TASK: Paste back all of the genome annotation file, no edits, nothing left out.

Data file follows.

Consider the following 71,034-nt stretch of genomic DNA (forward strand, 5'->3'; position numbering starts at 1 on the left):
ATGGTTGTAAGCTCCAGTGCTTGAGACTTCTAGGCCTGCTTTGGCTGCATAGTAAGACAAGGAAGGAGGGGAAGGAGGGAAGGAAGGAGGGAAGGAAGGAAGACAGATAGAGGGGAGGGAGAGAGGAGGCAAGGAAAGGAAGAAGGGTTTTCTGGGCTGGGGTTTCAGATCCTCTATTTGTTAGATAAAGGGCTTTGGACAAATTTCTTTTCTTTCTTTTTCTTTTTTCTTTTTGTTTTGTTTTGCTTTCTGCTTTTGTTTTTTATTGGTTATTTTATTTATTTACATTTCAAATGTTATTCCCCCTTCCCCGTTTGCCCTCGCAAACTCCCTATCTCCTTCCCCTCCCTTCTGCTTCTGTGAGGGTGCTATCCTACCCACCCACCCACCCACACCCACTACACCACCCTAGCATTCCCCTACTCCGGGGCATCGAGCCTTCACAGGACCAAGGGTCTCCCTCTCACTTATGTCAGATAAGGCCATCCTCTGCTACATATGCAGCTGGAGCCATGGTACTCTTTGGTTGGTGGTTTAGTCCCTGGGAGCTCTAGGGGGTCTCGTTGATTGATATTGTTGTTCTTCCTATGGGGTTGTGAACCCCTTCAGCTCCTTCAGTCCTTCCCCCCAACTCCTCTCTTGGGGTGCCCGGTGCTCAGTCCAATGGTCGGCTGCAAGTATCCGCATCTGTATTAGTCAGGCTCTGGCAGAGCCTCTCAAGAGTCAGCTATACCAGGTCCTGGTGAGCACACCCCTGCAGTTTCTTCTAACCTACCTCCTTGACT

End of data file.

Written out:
Consider the following 71,034-nt stretch of genomic DNA (forward strand, 5'->3'; position numbering starts at 1 on the left):
ATGGTTGTAAGCTCCAGTGCTTGAGACTTCTAGGCCTGCTTTGGCTGCATAGTAAGACAAGGAAGGAGGGGAAGGAGGGAAGGAAGGAGGGAAGGAAGGAAGACAGATAGAGGGGAGGGAGAGAGGAGGCAAGGAAAGGAAGAAGGGTTTTCTGGGCTGGGGTTTCAGATCCTCTATTTGTTAGATAAAGGGCTTTGGACAAATTTCTTTTCTTTCTTTTTCTTTTTTCTTTTTGTTTTGTTTTGCTTTCTGCTTTTGTTTTTTATTGGTTATTTTATTTATTTACATTTCAAATGTTATTCCCCCTTCCCCGTTTGCCCTCGCAAACTCCCTATCTCCTTCCCCTCCCTTCTGCTTCTGTGAGGGTGCTATCCTACCCACCCACCCACCCACACCCACTACACCACCCTAGCATTCCCCTACTCCGGGGCATCGAGCCTTCACAGGACCAAGGGTCTCCCTCTCACTTATGTCAGATAAGGCCATCCTCTGCTACATATGCAGCTGGAGCCATGGTACTCTTTGGTTGGTGGTTTAGTCCCTGGGAGCTCTAGGGGGTCTCGTTGATTGATATTGTTGTTCTTCCTATGGGGTTGTGAACCCCTTCAGCTCCTTCAGTCCTTCCCCCCAACTCCTCTCTTGGGGTGCCCGGTGCTCAGTCCAATGGTCGGCTGCAAGTATCCGCATCTGTATTAGTCAGGCTCTGGCAGAGCCTCTCAAGAGTCAGCTATACCAGGTCCTGGTGAGCACACCCCTGCAGTTTCTTCTAACCTACCTCCTTGACT